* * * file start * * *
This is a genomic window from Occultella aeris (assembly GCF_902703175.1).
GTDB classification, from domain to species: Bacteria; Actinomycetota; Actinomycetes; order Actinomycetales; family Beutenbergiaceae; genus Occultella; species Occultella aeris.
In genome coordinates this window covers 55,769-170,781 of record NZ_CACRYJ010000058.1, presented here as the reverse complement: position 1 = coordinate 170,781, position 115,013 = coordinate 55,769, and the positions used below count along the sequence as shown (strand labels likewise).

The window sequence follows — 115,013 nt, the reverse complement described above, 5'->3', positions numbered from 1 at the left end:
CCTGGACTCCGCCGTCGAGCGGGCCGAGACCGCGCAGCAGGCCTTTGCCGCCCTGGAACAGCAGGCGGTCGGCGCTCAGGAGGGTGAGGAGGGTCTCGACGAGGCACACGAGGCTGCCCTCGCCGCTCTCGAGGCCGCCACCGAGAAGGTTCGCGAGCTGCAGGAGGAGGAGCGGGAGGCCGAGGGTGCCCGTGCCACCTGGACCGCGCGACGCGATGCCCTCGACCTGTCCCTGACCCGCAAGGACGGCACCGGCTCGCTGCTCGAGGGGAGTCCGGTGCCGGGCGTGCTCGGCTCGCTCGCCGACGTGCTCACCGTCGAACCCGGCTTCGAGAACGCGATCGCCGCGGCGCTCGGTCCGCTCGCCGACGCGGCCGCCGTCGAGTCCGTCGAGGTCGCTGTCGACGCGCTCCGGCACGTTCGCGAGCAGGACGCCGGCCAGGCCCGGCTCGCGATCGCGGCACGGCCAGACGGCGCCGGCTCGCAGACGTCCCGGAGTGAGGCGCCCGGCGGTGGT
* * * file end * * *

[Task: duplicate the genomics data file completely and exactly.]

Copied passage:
This is a genomic window from Occultella aeris (assembly GCF_902703175.1).
GTDB classification, from domain to species: Bacteria; Actinomycetota; Actinomycetes; order Actinomycetales; family Beutenbergiaceae; genus Occultella; species Occultella aeris.
In genome coordinates this window covers 55,769-170,781 of record NZ_CACRYJ010000058.1, presented here as the reverse complement: position 1 = coordinate 170,781, position 115,013 = coordinate 55,769, and the positions used below count along the sequence as shown (strand labels likewise).

The window sequence follows — 115,013 nt, the reverse complement described above, 5'->3', positions numbered from 1 at the left end:
CCTGGACTCCGCCGTCGAGCGGGCCGAGACCGCGCAGCAGGCCTTTGCCGCCCTGGAACAGCAGGCGGTCGGCGCTCAGGAGGGTGAGGAGGGTCTCGACGAGGCACACGAGGCTGCCCTCGCCGCTCTCGAGGCCGCCACCGAGAAGGTTCGCGAGCTGCAGGAGGAGGAGCGGGAGGCCGAGGGTGCCCGTGCCACCTGGACCGCGCGACGCGATGCCCTCGACCTGTCCCTGACCCGCAAGGACGGCACCGGCTCGCTGCTCGAGGGGAGTCCGGTGCCGGGCGTGCTCGGCTCGCTCGCCGACGTGCTCACCGTCGAACCCGGCTTCGAGAACGCGATCGCCGCGGCGCTCGGTCCGCTCGCCGACGCGGCCGCCGTCGAGTCCGTCGAGGTCGCTGTCGACGCGCTCCGGCACGTTCGCGAGCAGGACGCCGGCCAGGCCCGGCTCGCGATCGCGGCACGGCCAGACGGCGCCGGCTCGCAGACGTCCCGGAGTGAGGCGCCCGGCGGTGGT